The FBI dismantled the IPStorm botnet’s proxy network and infrastructure this week following a September plea deal with the hacker behind the operation.
The Justice Department said it removed infrastructure associated with IPStorm malware, which experts say infected thousands of Linux, Mac and Android devices in Asia, Europe, North America and South America .
The botnet was seen for the first time by researchers in June 2019, primarily targeting Windows systems, and stood out to experts because it used the peer-to-peer InterPlanetary File System (IPFS) protocol to communicate with infected systems and relay commands. Cisco warned last year that the IFPS was widely exploited by hackers.
Now until 2020, several security companies discovered that the malware had expanded to versions that infected other devices and platforms. Catalin Cimpanu, cybersecurity journalist reported that the botnet grew from approximately 3,000 infected systems in May 2019 to more than 13,500 devices in 2020.
On Tuesday, the US Department of Justice said Sergei Makinin, a Russian and Moldovan national, pleaded guilty on September 18 to three computer hacking charges each carrying a maximum sentence of ten years in prison.
According to the DOJ, Makinin developed and deployed the malware from June 2019 to December 2022, using it to hack thousands of internet-connected devices around the world.
“Makinin controlled these infected devices as part of a large botnet, which is a network of compromised devices. The main goal of the botnet was to turn infected devices into proxies as part of a for-profit scheme, which made access to these proxies available through Makinin’s websites, proxx.io and proxx.net,” explained the Ministry of Justice.
“Through these websites, Makinin sold illegitimate access to infected and controlled devices to clients seeking to hide their Internet activities. A single customer could pay hundreds of dollars per month to route traffic to thousands of infected computers. Makinin’s publicly accessible website advertised that it had more than 23,000 “highly anonymous” proxies from around the world.
Makinin told officials he made at least $550,000 from the scheme and agreed to forfeit all cryptocurrencies tied to the operation.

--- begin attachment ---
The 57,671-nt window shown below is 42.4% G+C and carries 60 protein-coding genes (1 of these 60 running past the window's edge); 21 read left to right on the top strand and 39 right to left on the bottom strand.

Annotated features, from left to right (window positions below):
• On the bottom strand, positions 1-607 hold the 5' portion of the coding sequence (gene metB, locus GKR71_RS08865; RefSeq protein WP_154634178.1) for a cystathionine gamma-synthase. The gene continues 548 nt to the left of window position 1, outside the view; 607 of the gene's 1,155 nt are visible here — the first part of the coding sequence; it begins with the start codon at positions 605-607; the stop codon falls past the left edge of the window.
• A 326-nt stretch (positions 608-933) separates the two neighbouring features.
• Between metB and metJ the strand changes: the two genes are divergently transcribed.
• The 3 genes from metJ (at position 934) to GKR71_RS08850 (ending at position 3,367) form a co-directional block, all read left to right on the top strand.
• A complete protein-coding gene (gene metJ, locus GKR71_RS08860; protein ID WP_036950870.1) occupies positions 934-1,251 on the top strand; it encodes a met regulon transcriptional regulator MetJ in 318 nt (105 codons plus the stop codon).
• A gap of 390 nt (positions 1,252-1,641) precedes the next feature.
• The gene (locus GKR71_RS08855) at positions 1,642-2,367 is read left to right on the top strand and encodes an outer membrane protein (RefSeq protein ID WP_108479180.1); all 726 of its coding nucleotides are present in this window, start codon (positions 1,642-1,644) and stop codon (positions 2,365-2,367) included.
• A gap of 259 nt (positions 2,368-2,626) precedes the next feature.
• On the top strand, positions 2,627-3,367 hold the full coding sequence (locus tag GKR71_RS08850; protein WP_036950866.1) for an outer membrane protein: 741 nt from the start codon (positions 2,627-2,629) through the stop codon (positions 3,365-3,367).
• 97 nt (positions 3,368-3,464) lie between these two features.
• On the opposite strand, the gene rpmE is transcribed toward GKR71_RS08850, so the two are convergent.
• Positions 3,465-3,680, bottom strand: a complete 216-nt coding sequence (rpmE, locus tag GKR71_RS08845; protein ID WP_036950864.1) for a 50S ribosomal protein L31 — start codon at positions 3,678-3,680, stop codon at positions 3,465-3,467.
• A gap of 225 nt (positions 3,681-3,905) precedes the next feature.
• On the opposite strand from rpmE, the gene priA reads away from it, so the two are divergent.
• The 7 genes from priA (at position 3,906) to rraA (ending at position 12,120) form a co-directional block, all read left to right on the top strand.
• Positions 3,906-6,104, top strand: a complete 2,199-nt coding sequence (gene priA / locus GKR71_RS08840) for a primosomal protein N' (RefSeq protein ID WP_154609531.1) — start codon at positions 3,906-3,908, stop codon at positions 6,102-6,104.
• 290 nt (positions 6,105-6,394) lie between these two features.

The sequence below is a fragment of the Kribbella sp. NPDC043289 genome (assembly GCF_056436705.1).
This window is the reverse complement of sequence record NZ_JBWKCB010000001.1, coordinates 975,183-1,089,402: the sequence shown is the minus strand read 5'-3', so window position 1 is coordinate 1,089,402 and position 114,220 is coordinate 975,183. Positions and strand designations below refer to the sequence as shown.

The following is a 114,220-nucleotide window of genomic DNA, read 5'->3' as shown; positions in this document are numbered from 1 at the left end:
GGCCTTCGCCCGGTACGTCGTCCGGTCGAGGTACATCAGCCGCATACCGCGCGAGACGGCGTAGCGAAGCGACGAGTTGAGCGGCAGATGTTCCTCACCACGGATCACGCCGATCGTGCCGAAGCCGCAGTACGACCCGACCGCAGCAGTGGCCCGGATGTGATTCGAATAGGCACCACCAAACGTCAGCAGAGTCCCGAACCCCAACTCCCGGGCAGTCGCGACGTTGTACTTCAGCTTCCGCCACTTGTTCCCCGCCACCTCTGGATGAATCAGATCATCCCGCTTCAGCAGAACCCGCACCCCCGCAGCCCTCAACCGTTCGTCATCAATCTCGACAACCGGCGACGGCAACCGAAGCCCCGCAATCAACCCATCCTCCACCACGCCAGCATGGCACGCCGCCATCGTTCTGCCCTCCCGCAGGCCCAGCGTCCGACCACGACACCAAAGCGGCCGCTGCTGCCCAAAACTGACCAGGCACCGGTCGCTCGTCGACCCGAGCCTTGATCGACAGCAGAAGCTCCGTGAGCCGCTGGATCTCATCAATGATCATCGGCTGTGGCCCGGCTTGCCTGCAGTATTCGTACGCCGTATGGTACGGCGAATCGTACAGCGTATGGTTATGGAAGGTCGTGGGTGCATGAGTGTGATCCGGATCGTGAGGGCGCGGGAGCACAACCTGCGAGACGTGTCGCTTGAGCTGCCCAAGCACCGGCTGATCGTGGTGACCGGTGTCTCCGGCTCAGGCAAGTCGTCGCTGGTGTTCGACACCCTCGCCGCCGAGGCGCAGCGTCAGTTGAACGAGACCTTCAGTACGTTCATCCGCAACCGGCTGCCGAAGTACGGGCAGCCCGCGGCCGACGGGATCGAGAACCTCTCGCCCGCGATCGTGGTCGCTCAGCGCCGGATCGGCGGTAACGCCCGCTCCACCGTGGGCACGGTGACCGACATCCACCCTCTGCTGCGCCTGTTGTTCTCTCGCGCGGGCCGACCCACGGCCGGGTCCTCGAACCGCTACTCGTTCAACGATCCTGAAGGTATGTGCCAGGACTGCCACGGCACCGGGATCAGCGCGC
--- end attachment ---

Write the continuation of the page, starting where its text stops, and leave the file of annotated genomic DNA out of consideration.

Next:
The DOJ said it disabled the infrastructure set up by Makinin, but did not go so far as to remove the malware from victims’ devices — a controversial step the FBI has taken in several previous botnet takedowns.
The FBI office in San Juan, Puerto Rico, led the investigation alongside FBI attachés in the Dominican Republic and Spain.
U.S. law enforcement also worked with the Spanish National Police Cyber Attack Group and several law enforcement agencies in the Dominican Republic.
The Justice Department also thanked Anomali Threat Research – one of the first companies to discover the malware – and Bitdefender, which also conducted extensive research into the botnet.
Alexandru Catalin Cosoi, senior director of the investigation and investigations unit at Bitdefender, confirmed that the company was involved in the investigation and told Recorded Future News that the Interplanetary Storm botnet was “complex and used to power various cybercriminal activities by renting it as a proxy.” as a service system on infected IoT devices.
Cosoi said that during Bitdefender’s research and analysis, clues to the identity of the cybercriminal were discovered and offered to law enforcement.
“Our initial research in 2020 revealed valuable clues about the culprit behind his operation, and we are extremely pleased that it helped lead to arrests,” Cosoi said.
“This investigation is another powerful example of law enforcement and the private cybersecurity industry working together to stop illegal online activity and bring those responsible to justice.” »
The FBI and other U.S. law enforcement agencies have made a point of going after botnets in recent years.
In August, the FBI worked with a collection of international law enforcement agencies to eliminate Qakbot — one of the most prolific and longest-running botnets. In May, the FBI targeted the Kremlin-backed Snake malware and carried out an operation aimed at disrupting the Cyclops Blink Malware.
Joseph González, special agent in charge of the FBI San Juan Field Office, added that the FBI’s goal is “to impose risks and consequences on our adversaries, ensuring that cyberspace is not a safe space for criminal activities”.
“It is no secret that today many criminal activities are carried out or enabled by cyber means,” he said. “Cybercriminals seek to remain anonymous and feel a sense of security because they hide behind keyboards, often thousands of miles from their victims. »
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Jonathan Greig is a breaking news reporter at Recorded Future News. Jonathan has worked as a journalist around the world since 2014. Before returning to New York, he worked for media outlets in South Africa, Jordan and Cambodia. He previously covered cybersecurity at ZDNet and TechRepublic.